Dean’s word: We’ve changed

May 1, 2012 by S. Shankar Sastry
This article appeared in Berkeley Engineer magazine, Spring 2012

When was your last visit to Berkeley Engineering? If it’s been awhile, you are in for some surprises.

Start your virtual tour at North Gate and walk east. What you may remember as the Naval Architecture Building is now renovated—faithful to its historic designation —and expanded as Blum Hall, home to the Blum Center for Developing Economies and the Fung Institute for Engineering Leadership. In both programs, our students are applying their learning to important global challenges, from alleviating poverty to scaling technological innovation.

Dean Sastry and Eric SchmidtREUNITED: At this spring’s Charter Gala, Dean Sastry congratulates Eric Schmidt (M.S.’79, Ph.D.’82 EECS), executive chairman of Google, on being named Cal’s 2012 Alumnus of the Year. The two trace their friendship back to when they were students, both living at International House within earshot of Memorial Stadium’s PA system.Next door, in Sutardja Dai Hall’s CITRIS Tech Museum, you’ll see exhibits of Berkeley-made smart technology that Californians are already using to increase energy efficiency, reduce traffic congestion and support patient care. Continue on to Bechtel Engineering Center, where space has been renovated to house our student advising and leadership development programs. Step inside the Kresge Engineering Library, and in the place of
dusty bookshelves, you’ll see students working on group projects in light-filled meeting rooms.

And next to the stately Hearst Memorial Mining Building, renovated for state-of-the-art nanomaterials research, is the new Stanley Hall. Here, bioengineers are collaborating with their colleagues in the physical and biological sciences to address the world’s most urgent challenges in health, energy and the environment.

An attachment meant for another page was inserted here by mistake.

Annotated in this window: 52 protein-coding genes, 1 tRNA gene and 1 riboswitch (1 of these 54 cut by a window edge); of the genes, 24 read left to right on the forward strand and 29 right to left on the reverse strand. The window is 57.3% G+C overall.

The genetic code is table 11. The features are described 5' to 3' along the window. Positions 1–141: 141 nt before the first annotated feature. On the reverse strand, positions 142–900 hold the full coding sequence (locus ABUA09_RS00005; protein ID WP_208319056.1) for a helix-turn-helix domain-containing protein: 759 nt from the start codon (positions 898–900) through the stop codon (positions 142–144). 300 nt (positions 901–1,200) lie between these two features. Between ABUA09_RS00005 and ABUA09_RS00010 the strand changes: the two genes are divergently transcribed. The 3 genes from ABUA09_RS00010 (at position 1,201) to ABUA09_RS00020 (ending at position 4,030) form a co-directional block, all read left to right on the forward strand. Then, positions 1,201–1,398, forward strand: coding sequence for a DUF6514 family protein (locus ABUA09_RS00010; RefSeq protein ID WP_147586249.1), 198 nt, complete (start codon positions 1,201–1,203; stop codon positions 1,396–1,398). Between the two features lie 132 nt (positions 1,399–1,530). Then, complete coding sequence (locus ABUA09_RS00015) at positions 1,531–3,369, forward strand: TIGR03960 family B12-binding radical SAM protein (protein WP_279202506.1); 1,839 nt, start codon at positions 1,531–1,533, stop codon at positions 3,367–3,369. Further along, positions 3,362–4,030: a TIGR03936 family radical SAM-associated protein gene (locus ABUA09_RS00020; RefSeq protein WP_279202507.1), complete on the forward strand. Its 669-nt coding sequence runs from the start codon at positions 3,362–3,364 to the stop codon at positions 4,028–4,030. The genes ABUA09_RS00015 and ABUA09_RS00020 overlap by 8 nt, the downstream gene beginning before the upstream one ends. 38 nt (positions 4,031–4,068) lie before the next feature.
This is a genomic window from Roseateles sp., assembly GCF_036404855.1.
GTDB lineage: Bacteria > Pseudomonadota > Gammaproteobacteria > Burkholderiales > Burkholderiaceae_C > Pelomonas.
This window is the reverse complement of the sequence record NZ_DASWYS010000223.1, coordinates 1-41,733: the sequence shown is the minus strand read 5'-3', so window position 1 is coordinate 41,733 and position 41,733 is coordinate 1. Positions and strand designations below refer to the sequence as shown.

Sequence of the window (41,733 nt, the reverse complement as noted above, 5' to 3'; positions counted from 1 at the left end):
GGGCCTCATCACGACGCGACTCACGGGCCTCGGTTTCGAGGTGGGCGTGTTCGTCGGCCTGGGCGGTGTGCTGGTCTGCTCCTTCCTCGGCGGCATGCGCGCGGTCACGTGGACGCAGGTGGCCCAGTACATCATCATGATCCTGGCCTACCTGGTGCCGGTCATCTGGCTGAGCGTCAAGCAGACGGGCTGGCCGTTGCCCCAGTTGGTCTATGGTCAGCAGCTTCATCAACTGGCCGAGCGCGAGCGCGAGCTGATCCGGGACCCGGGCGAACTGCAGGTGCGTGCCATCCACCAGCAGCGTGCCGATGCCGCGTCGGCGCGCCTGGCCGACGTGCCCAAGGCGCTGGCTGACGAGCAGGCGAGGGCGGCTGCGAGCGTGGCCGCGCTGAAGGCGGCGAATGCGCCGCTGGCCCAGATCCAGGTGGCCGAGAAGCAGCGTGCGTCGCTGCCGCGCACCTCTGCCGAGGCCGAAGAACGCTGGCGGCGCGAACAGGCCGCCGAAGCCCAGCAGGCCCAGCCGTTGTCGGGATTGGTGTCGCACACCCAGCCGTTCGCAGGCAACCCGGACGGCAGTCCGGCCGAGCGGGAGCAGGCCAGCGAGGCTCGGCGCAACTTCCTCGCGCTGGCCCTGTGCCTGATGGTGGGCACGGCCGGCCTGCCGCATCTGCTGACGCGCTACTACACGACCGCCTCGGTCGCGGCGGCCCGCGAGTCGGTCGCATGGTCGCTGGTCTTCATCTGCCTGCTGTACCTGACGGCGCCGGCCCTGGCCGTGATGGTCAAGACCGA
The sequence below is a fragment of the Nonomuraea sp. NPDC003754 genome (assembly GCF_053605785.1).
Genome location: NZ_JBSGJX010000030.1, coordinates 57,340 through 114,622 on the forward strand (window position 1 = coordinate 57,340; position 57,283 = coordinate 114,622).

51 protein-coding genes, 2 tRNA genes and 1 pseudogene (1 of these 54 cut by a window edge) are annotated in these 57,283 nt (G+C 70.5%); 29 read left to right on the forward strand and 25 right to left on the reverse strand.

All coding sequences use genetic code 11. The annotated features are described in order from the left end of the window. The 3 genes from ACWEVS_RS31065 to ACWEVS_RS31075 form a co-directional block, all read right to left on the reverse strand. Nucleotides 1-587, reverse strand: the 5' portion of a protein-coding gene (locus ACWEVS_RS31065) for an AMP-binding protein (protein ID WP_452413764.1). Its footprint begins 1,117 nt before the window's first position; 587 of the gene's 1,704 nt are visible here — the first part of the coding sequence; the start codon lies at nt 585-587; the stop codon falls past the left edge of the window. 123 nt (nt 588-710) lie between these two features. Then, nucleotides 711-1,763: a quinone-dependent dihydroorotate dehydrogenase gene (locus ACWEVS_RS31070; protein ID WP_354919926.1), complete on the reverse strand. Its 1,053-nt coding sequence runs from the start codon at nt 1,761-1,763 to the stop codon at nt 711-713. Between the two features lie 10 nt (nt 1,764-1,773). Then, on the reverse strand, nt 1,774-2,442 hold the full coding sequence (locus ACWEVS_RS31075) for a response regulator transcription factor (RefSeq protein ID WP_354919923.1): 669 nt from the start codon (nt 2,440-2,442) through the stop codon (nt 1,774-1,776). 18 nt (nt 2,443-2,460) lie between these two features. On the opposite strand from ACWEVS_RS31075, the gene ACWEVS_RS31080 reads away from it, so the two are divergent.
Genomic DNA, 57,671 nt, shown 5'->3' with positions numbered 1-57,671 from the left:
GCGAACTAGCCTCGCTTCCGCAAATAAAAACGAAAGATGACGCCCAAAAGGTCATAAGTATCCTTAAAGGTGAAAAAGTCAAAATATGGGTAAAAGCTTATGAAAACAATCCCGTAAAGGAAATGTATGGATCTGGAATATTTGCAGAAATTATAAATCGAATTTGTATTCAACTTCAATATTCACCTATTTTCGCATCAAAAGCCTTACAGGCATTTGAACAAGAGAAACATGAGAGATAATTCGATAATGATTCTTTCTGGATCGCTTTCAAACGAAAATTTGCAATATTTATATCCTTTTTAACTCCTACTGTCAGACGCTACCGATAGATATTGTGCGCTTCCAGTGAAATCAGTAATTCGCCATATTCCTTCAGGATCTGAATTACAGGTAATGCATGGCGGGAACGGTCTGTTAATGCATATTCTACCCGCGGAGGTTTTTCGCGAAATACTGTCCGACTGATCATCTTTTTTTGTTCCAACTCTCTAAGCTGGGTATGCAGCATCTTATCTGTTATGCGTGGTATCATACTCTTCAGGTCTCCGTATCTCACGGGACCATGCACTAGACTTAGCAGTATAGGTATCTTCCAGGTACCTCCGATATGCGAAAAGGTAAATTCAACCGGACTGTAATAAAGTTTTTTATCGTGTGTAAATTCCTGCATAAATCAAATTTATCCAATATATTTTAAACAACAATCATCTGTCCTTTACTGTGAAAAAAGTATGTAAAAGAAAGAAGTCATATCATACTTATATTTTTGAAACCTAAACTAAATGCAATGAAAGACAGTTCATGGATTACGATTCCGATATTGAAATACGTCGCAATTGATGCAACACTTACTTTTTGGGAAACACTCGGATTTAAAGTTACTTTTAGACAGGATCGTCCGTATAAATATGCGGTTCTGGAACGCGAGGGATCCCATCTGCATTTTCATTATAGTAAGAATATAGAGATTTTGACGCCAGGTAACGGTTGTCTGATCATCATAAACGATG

These physical changes have transformed the college, creating more room for discovery and invention as well as more intersections for fruitful interaction. With this issue, the college’s magazine has also been transformed. The venerable Forefront, first
published in 1970, is now Berkeley Engineer. The new name clearly defines our sense
of place and purpose, and celebrates the human values that are at the core of our work.

In these pages, you will find the same high-quality news, articles and updates on fellow alumni—along with new editorial features, such as a Q&A highlighting some of the college’s most interesting people. You’ll see more reflection and analysis—the story behind the story—and comments from our readers and followers. Knowing how engineers like data, we offer informative graphics and photography to show, rather than tell, how game-changing technology takes shape.

The new magazine supports our efforts to build a strong Berkeley Engineering community and forge connections among our students, faculty, alumni, parents, donors and friends. Reader surveys have demonstrated support for the new direction. And trends in publishing open up new and more flexible ways of telling stories. A magazine website, more multimedia, new editorial features and a redesigned e-newsletter are also in the works.

Consider Berkeley Engineer your gateway into the college—and an invitation to give us your own viewpoints on what it means to be a Berkeley Engineer. We are always glad to hear from you—and always glad to know of your next visit. Don’t wait too long.

S. Shankar Sastry
Dean and Roy W. Carlson Professor of Engineering
Director, Blum Center for Developing Economies